In 2004, Emirates and Arsenal Football Club signed the biggest club sponsorship in English football history. The deal included naming rights to the new stadium, which is known as the Emirates Stadium, as well as an eight-year shirt sponsorship deal from season 2006/07.
“Sport transcends cultural and language barriers, and is an important means of fostering interaction between the different peoples of the world. Emirates has confidence in our sponsorships effectiveness in strengthening the Emirates brand while bringing us closer to our customers, very many of whom share our genuine passion for sport. Football is a truly global sport and consequently has always been an important strand to Emirates’ sponsorship portfolio.”
Following the footsteps of Emirates, Abu Dhabi-based Etihad Airways has been Manchester City Football Club’s main club partner since May, 2009. During that time the club has enjoyed considerable success, including its first FA Cup win since 1969 in the 2010-2011 season. The relationship with Manchester City Football Club has gone from strength to strength with the recent announcement of a 10 year partnership.
“Manchester City’s recent 10 year naming rights deal with Etihad Airways, estimated to be worth up to $600 million, will further assist them in moving up the Money League in the years to come,” the report says.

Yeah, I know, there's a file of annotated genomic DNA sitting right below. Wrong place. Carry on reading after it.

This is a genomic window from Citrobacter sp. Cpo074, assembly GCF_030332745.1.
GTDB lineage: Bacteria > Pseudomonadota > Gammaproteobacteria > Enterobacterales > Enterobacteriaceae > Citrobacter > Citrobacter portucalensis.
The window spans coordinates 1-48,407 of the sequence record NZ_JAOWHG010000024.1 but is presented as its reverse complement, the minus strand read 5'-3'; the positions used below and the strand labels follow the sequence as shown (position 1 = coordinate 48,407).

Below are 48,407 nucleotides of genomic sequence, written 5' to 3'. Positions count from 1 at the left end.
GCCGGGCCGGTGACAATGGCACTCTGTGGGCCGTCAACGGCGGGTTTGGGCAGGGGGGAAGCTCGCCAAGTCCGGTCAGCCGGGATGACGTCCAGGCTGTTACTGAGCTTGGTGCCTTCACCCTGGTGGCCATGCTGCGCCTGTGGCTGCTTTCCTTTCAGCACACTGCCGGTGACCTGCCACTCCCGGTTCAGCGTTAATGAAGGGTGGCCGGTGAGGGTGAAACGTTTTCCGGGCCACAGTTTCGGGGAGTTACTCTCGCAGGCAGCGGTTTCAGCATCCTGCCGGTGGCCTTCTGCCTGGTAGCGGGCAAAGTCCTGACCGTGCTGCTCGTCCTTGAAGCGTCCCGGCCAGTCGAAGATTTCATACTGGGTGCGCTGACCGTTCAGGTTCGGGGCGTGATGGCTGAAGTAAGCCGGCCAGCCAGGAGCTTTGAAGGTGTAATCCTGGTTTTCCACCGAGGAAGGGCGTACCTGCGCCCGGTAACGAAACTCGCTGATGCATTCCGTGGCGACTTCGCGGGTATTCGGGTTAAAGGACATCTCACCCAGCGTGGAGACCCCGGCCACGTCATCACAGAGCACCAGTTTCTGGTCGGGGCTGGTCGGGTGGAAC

The stadium has been renamed as the Etihad Stadium, forming the centre piece of a newly-named Etihad Campus, which encompasses a large part of the Sportcity site in East Manchester, the popular City Square entertainment space and additional existing and planned facilities.
“It is no surprise that as Middle East based organisations look to further promote themselves on a global stage, we are increasingly seeing them choose football as a medium through which to achieve this,” Jones says.
“The global popularity of, and passion for, football offers a tremendous opportunity, especially in Europe’s top leagues in terms of brand and product exposure for sponsors. As European economies struggle with recessionary pressures, which may make securing sponsorship and investment challenging domestically, so there is an appetite from both European clubs and Middle Eastern companies alike to forge new partnerships.”
Whilst the most high profile area of investment by Middle East owners in recent years has been in the transfer market, with Manchester City spending over $700 million on transfer fees since Shaikh Mansour’s takeover and Paris Saint-Germain being the largest spenders in world football so far this summer, there is also significant ongoing investment in physical infrastructure and facilities in Manchester, and stadium development plans being discussed in Paris.
Mark Roberts, a senior manager in Deloitte’s Sports Business Group, noted: “The appetite for football in the Middle East seems to be ever growing, with the acquisition of Nottingham Forest by the Al Hasawi family, being the most recent example. With the Middle East hosting its first FIFA World Cup in 2022, we expect to see further investment in football from Middle East sources in their domestic clubs, leagues and facilities as well as continued investment in European football.”